Rabbi Shmuel M. Butman
This coming Monday, July 15, corresponds to the 12th day of Tammuz. On this day in 1927, Rabbi Yosef Yitzchok Schneersohn, the Previous Rebbe was informed of his release from Soviet exile and on 13 Tammuz he actually left Kostrama.
The foremost commentator on the Torah, Rashi, explains that "The Nasi - the leader of the generation - is the entire people." Thus, whatever happened to the Previous Rebbe effects not only him but the entire generation and, in fact, the entire Jewish people for all eternity.
The redemption of the Previous Rebbe on 12 Tammuz, sparked an increase in the service of spreading the wellsprings of Chasidut outward.
Moreover, it ultimately led to the Previous Rebbe's coming to America which brought about a marked increase in spreading the teachings of Judaism in general and Chasidut in particular.
In a gathering in honor of 12 Tammuz, the Rebbe explained that "the extent to which Chasidut has been revealed and spread since then has far exceeded the nature of these efforts in previous generations."
The Rebbe continued, "The effects of these efforts increase year after year. The service of spreading these teachings serves as a preparation for the ultimate revelation in the Future Redemption. Then we will see the ultimate fusion of the G-dliness which transcends nature and the G-dliness invested with the natural order."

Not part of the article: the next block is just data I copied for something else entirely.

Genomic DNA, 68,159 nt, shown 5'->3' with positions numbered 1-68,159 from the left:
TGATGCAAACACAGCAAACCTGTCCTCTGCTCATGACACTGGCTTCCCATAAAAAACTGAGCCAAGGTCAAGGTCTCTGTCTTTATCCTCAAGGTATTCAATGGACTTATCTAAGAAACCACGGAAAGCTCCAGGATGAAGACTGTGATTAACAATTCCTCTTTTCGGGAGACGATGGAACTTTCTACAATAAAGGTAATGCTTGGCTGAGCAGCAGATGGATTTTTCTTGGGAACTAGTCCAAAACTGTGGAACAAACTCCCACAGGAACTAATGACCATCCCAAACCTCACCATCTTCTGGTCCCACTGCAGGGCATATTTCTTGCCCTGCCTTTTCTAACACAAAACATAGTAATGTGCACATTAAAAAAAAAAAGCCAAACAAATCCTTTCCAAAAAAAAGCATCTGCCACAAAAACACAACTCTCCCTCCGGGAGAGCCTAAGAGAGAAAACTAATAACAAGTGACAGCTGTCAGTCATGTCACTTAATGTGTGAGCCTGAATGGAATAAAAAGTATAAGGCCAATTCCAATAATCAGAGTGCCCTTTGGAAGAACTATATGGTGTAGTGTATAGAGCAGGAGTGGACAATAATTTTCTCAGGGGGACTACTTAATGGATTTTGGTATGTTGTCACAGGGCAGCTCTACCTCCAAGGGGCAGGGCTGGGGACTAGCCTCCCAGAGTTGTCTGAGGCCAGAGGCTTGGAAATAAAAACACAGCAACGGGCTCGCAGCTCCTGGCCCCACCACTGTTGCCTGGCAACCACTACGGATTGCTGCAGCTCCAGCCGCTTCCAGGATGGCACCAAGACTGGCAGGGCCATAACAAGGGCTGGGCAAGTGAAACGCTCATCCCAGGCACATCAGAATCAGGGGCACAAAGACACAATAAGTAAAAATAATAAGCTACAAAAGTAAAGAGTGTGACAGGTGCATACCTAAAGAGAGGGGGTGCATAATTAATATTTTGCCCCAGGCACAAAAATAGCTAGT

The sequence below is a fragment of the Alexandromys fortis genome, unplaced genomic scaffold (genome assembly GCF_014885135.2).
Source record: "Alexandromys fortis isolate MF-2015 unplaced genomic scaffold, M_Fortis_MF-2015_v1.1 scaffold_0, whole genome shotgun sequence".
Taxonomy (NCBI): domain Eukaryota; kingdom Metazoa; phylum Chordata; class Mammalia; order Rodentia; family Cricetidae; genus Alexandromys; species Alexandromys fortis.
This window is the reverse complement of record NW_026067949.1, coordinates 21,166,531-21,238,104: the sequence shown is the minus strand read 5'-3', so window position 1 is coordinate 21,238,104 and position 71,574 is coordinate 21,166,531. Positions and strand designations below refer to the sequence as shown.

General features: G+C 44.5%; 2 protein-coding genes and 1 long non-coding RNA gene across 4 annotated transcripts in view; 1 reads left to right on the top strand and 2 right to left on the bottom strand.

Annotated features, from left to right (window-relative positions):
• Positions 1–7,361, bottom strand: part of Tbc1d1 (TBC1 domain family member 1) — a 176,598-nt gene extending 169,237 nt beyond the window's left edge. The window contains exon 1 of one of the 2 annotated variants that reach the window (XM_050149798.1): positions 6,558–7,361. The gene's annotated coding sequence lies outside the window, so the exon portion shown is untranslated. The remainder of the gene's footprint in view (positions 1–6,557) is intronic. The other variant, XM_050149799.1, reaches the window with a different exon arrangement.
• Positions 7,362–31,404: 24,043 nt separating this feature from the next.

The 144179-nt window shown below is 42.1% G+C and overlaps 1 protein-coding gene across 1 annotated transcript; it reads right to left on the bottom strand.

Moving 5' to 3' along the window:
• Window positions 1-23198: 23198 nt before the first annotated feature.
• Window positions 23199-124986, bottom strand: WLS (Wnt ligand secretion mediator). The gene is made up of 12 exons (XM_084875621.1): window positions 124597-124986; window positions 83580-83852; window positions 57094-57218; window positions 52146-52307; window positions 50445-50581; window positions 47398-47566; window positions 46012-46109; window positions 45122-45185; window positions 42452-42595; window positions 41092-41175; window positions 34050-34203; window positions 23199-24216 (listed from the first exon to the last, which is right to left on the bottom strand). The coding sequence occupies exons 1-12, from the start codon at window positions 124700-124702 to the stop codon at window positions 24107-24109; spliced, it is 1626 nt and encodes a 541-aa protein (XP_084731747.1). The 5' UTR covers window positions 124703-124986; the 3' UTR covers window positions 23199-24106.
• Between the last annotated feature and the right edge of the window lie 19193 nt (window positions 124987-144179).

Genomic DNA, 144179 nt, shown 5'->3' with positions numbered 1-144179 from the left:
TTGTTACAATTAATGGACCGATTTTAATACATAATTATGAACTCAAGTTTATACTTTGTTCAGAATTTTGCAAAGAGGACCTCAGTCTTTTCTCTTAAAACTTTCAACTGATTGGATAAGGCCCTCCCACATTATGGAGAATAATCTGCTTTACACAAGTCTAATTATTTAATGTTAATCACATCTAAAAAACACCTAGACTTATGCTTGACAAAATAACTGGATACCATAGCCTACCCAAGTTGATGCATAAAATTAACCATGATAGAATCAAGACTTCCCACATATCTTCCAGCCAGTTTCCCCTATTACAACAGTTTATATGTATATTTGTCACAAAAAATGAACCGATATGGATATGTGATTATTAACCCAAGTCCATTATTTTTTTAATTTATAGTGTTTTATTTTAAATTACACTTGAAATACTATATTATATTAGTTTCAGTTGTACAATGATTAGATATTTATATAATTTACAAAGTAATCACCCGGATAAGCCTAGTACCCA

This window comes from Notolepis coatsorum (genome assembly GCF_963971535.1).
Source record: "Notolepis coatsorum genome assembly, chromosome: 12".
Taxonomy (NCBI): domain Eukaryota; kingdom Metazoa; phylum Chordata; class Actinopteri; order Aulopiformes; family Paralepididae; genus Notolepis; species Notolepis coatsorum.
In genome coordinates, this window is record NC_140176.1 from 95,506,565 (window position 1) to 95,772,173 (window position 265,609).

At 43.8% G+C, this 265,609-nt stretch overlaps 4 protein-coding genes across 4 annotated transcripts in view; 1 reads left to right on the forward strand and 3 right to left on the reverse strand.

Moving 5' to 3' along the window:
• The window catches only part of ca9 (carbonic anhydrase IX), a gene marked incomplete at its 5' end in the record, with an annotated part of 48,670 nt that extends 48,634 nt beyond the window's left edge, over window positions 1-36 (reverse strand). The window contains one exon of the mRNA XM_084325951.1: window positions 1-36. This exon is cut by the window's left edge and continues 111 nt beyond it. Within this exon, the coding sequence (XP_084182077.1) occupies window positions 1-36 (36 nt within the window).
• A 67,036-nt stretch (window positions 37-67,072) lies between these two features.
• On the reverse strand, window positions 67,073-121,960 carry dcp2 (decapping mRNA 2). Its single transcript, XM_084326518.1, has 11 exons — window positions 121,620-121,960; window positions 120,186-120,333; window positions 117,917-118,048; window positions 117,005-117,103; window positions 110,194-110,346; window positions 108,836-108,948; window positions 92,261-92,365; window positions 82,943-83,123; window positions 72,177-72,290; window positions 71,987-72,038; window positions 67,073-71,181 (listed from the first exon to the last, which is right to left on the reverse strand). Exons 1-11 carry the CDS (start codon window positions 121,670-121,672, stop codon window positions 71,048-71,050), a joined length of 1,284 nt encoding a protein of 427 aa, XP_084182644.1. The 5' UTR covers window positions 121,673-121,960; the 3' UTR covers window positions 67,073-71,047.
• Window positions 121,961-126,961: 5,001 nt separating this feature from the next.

The Rebbe concluded, "Even before that redemption comes, we will merit a succession of Divine miracles.When one Jew will ask another, 'What was the last miracle that happened?' he will be unable to answer because the miracles are taking place in such rapid succession. And these miracles will lead to the ultimate miracles, those which accompany the Redemption from exile, when 'As in the day of your exodus from Egypt, I will show you wonders.'"
Therefore it is said in the book of the wars of G-d (Num. 21:14)
The strength and uniqueness of the Jewish People lies in the following: While the nations of the world wage war with conventional weapons, the "weapon" of the Jewish People is the Book - the Torah which they learn and in whose light they live their lives. Zecharia the Prophet said: "Not by might and not by strength, but with My spirit, said the L-rd of Hosts."
(Rabbi Meir Shapira)
This is the torah (law), a man...(Num. 19:14)
The Torah is arranged in the same form as a person's body. Just as there are 248 limbs and 365 sinews in the body, correspondingly there are 248 positive and 365 negative commandments in the Torah. The 248 limbs of a person receive their sustenance from the 248 positive commandments, and the 365 sinews draw their sustenance from the 365 negative commandments.
Have them bring a completely red cow, which has no blemish on it, upon which no yoke has ever come (Num. 19:2)
If a person considers himself perfect, without finding the smallest trace of fault, this is a sign that he has never borne a yoke - the yoke of Heaven. He who accepts the yoke of Torah is always cognizant of how far he is from perfection.
(Rabbi Yaakov Yitzchak of Lublin)
The priest shall take some cedar wood and hyssop ... and throw it into the midst of the burning cow (Num. 19:6)